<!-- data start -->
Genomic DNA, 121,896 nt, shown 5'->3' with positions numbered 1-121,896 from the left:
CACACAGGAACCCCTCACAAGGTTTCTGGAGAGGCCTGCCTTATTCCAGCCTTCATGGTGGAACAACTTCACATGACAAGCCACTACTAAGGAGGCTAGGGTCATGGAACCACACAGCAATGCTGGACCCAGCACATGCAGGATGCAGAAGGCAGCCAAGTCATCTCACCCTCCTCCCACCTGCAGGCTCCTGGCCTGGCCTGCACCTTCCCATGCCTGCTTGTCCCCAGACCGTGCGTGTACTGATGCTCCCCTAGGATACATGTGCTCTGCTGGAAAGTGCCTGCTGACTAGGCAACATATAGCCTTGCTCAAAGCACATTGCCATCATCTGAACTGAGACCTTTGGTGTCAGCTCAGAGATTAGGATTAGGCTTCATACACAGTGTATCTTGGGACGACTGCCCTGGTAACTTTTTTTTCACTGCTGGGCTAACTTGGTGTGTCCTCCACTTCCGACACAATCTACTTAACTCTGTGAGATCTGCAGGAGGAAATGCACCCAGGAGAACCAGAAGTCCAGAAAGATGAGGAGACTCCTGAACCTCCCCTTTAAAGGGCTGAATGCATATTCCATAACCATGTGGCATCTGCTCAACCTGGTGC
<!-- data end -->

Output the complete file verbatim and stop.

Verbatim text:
Genomic DNA, 121,896 nt, shown 5'->3' with positions numbered 1-121,896 from the left:
CACACAGGAACCCCTCACAAGGTTTCTGGAGAGGCCTGCCTTATTCCAGCCTTCATGGTGGAACAACTTCACATGACAAGCCACTACTAAGGAGGCTAGGGTCATGGAACCACACAGCAATGCTGGACCCAGCACATGCAGGATGCAGAAGGCAGCCAAGTCATCTCACCCTCCTCCCACCTGCAGGCTCCTGGCCTGGCCTGCACCTTCCCATGCCTGCTTGTCCCCAGACCGTGCGTGTACTGATGCTCCCCTAGGATACATGTGCTCTGCTGGAAAGTGCCTGCTGACTAGGCAACATATAGCCTTGCTCAAAGCACATTGCCATCATCTGAACTGAGACCTTTGGTGTCAGCTCAGAGATTAGGATTAGGCTTCATACACAGTGTATCTTGGGACGACTGCCCTGGTAACTTTTTTTTCACTGCTGGGCTAACTTGGTGTGTCCTCCACTTCCGACACAATCTACTTAACTCTGTGAGATCTGCAGGAGGAAATGCACCCAGGAGAACCAGAAGTCCAGAAAGATGAGGAGACTCCTGAACCTCCCCTTTAAAGGGCTGAATGCATATTCCATAACCATGTGGCATCTGCTCAACCTGGTGC